Let’s keep soccer to the feet, not fists

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Let’s keep soccer to the feet, not fists

Not long ago, Yoo Sang-chul, a forward who plays for Ulsan Tigers and as well as for the national team, was the subject of much praise. The day after he competed in the exhibition match with Colombia on March 29, he went right back to play for Ulsan.
Fans were delighted to see Yoo compete on March 30 and even more delighted to watch him score as Ulsan beat the Bucheon SK, 2-1. Many hailed Yoo as a true professional who never missed a match.
On Wednesday, when Ulsan played the Busan Icons, Yoo suddenly went from iron man to hothead.
At the time, Yoo’s physical condition was less than 100 percent. He was still recovering from an injury to his right ankle that occurred during a team practice. Due to the injury, he did not play in a loss to the Anyang Cheetahs on April 26, but suited up four days later.
After Busan’s Lee Jang-kwan tackled Yoo 24 minutes into the second half, both players got into a brawl in which Yoo landed a punch on Lee’s jaw. As Yoo was escorted from the pitch he still tried to get at Lee and had to be further restrained.
Athletes are humans and subject to the same emotional roller coaster rides as nonathletes. Yoo, as captain of a squad that at the beginning of the season was considered to have the best lineup but has wound up hanging around the the middle of the 12-team K-League, must have been greatly annoyed. When Yoo didn’t play against Anyang, which blitzed Ulsan 3-0, his anger surely mounted even more.
But Yoo should never have used his fists to express his frustrations. I don't care whether the tackler came onto him like a wild boar, the fight should not have happened.
First, there are practical reasons for fights to not occur. According to the rules of the K-League, Yoo’s act falls into the category of violent acts against players or other soccer officials, and carries a suspension punishment of at least six matches, with a maximum 10-game suspension. The fine is 1 million won ($781) per game, which the player must pay out of his own pocket.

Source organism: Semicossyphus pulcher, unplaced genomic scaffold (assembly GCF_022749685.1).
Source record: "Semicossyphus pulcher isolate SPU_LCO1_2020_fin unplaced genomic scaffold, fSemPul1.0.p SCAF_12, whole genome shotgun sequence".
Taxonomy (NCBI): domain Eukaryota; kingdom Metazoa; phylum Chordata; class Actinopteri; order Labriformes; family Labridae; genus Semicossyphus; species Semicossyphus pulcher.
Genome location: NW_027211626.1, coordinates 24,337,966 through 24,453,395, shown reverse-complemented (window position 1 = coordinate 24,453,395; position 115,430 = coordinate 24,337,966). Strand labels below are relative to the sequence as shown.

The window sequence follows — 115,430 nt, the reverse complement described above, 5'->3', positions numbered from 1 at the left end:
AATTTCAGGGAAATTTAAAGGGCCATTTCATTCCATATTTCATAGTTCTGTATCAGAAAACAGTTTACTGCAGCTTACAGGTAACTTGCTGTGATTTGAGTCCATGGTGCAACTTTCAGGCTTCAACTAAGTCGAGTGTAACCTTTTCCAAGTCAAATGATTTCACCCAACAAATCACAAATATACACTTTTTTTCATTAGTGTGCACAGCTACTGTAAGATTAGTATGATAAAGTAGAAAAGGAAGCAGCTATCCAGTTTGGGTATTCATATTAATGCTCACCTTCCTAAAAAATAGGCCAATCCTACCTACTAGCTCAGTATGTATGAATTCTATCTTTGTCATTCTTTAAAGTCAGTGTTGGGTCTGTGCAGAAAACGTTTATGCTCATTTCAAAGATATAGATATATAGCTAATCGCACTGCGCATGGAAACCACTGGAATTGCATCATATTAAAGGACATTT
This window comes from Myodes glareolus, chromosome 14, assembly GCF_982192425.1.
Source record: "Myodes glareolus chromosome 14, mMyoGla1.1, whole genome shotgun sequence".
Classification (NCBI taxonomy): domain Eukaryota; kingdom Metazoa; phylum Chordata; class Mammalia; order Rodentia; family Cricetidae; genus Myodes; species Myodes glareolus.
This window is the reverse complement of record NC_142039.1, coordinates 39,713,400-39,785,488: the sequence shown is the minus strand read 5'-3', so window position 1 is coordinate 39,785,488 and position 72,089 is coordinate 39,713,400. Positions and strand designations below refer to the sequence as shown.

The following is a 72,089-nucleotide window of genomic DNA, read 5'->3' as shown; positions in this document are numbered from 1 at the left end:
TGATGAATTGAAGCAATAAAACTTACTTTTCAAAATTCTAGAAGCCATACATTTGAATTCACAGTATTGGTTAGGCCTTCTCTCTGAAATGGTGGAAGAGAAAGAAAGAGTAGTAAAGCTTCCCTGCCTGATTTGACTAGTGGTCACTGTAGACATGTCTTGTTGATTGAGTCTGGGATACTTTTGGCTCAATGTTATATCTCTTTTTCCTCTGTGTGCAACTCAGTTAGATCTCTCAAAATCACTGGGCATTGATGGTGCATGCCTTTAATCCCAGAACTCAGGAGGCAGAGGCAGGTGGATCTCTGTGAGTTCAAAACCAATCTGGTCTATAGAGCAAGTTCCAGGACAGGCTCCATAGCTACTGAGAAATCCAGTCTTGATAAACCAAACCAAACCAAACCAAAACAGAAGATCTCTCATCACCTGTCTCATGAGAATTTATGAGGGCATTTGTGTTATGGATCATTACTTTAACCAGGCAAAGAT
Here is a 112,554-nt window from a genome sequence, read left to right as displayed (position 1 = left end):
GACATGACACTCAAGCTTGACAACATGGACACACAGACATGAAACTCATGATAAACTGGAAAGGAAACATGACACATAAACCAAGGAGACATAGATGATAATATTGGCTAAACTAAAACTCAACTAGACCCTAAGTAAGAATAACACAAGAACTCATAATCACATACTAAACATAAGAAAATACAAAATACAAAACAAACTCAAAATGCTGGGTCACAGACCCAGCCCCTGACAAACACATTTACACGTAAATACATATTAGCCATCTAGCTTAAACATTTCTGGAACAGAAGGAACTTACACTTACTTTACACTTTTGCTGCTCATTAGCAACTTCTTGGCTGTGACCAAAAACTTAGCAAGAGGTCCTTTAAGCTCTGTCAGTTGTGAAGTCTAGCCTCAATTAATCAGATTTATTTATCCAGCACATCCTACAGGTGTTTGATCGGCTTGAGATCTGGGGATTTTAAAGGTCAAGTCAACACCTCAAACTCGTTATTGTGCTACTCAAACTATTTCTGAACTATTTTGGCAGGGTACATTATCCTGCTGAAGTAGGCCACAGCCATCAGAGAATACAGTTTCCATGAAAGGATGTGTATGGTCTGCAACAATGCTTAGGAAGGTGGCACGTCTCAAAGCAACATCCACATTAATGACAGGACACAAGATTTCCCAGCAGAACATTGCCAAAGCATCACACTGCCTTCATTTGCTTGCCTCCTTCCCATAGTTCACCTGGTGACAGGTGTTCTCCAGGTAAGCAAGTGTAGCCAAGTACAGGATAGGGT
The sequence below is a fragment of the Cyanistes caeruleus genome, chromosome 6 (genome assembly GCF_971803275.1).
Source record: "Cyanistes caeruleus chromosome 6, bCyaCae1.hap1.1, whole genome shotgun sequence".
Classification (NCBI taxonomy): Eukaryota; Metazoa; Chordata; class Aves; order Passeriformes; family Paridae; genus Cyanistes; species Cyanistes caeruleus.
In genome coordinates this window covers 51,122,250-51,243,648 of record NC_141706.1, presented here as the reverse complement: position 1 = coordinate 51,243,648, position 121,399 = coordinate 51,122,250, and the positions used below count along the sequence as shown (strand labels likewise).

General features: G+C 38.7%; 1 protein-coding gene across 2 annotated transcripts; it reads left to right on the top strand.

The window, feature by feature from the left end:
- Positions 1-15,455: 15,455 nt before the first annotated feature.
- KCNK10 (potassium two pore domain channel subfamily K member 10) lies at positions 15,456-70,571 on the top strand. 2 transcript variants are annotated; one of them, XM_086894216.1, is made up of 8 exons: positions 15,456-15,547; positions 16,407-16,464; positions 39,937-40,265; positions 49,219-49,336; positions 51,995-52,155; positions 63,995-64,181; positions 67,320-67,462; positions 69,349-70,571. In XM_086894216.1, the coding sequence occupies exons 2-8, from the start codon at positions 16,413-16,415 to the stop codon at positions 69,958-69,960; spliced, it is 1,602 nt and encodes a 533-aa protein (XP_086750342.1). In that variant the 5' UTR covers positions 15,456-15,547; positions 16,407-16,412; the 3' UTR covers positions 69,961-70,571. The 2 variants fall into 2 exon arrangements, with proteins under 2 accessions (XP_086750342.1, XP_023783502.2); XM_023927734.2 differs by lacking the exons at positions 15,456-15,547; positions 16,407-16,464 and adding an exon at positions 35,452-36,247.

Besides the money, the leadership absence of Yoo will have a great impact on Ulsan. The Tigers need a focal point that can streamline the team's effort on the field now more than ever. Needless to say, Yoo’s playing abilities will be missed as well. Without a scoring threat, I would be surprised if Ulsan wins more than half of the matches that it has to play without Yoo.
Second, athletes, especially those of the caliber of Yoo who command a tremendous following among the public, have to hold themselves to much higher standards than the average guy on the street. I don't need to tell you why; it just comes with the territory. Otherwise, we’ll have kids at the next peewee soccer match practicing punches and newly learned taekwondo kicks.
There are rules to deal with Yoo’s actions, and in my opinion breaking those rules should carry the strongest penalties. Such behavior on and off the field is just not acceptable. People can suffer severe injuries from a simple punch to the head.
It’s just like working in a company alongside someone you detest. You might think vaguely of punching him, but you never, ever do it.

by Brian Lee
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